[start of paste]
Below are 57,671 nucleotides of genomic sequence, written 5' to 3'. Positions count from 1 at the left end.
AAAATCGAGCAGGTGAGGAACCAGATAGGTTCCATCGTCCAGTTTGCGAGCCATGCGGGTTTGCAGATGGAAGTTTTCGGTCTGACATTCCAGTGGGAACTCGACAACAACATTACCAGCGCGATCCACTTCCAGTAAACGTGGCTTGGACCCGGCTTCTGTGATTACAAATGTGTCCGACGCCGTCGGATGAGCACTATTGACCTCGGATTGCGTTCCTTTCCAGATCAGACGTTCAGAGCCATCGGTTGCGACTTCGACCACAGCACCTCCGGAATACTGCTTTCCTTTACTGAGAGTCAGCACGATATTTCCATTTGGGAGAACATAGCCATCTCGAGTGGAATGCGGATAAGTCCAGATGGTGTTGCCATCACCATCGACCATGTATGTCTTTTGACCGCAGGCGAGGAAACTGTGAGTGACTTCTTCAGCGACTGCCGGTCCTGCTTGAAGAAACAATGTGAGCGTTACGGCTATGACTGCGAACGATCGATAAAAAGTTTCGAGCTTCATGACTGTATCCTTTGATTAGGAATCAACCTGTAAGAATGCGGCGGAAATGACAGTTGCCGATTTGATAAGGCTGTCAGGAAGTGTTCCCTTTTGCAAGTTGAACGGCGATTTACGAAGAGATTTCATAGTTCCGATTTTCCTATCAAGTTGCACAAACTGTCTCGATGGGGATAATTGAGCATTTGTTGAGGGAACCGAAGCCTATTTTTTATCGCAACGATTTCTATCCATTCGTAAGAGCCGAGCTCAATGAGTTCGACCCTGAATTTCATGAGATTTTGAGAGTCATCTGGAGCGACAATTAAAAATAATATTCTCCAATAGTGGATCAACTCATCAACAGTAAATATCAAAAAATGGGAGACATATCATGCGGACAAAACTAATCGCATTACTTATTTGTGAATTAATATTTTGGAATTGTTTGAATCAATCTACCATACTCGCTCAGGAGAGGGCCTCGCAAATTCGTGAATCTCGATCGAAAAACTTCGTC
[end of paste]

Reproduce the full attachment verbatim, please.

Below are 57,671 nucleotides of genomic sequence, written 5' to 3'. Positions count from 1 at the left end.
AAAATCGAGCAGGTGAGGAACCAGATAGGTTCCATCGTCCAGTTTGCGAGCCATGCGGGTTTGCAGATGGAAGTTTTCGGTCTGACATTCCAGTGGGAACTCGACAACAACATTACCAGCGCGATCCACTTCCAGTAAACGTGGCTTGGACCCGGCTTCTGTGATTACAAATGTGTCCGACGCCGTCGGATGAGCACTATTGACCTCGGATTGCGTTCCTTTCCAGATCAGACGTTCAGAGCCATCGGTTGCGACTTCGACCACAGCACCTCCGGAATACTGCTTTCCTTTACTGAGAGTCAGCACGATATTTCCATTTGGGAGAACATAGCCATCTCGAGTGGAATGCGGATAAGTCCAGATGGTGTTGCCATCACCATCGACCATGTATGTCTTTTGACCGCAGGCGAGGAAACTGTGAGTGACTTCTTCAGCGACTGCCGGTCCTGCTTGAAGAAACAATGTGAGCGTTACGGCTATGACTGCGAACGATCGATAAAAAGTTTCGAGCTTCATGACTGTATCCTTTGATTAGGAATCAACCTGTAAGAATGCGGCGGAAATGACAGTTGCCGATTTGATAAGGCTGTCAGGAAGTGTTCCCTTTTGCAAGTTGAACGGCGATTTACGAAGAGATTTCATAGTTCCGATTTTCCTATCAAGTTGCACAAACTGTCTCGATGGGGATAATTGAGCATTTGTTGAGGGAACCGAAGCCTATTTTTTATCGCAACGATTTCTATCCATTCGTAAGAGCCGAGCTCAATGAGTTCGACCCTGAATTTCATGAGATTTTGAGAGTCATCTGGAGCGACAATTAAAAATAATATTCTCCAATAGTGGATCAACTCATCAACAGTAAATATCAAAAAATGGGAGACATATCATGCGGACAAAACTAATCGCATTACTTATTTGTGAATTAATATTTTGGAATTGTTTGAATCAATCTACCATACTCGCTCAGGAGAGGGCCTCGCAAATTCGTGAATCTCGATCGAAAAACTTCGTC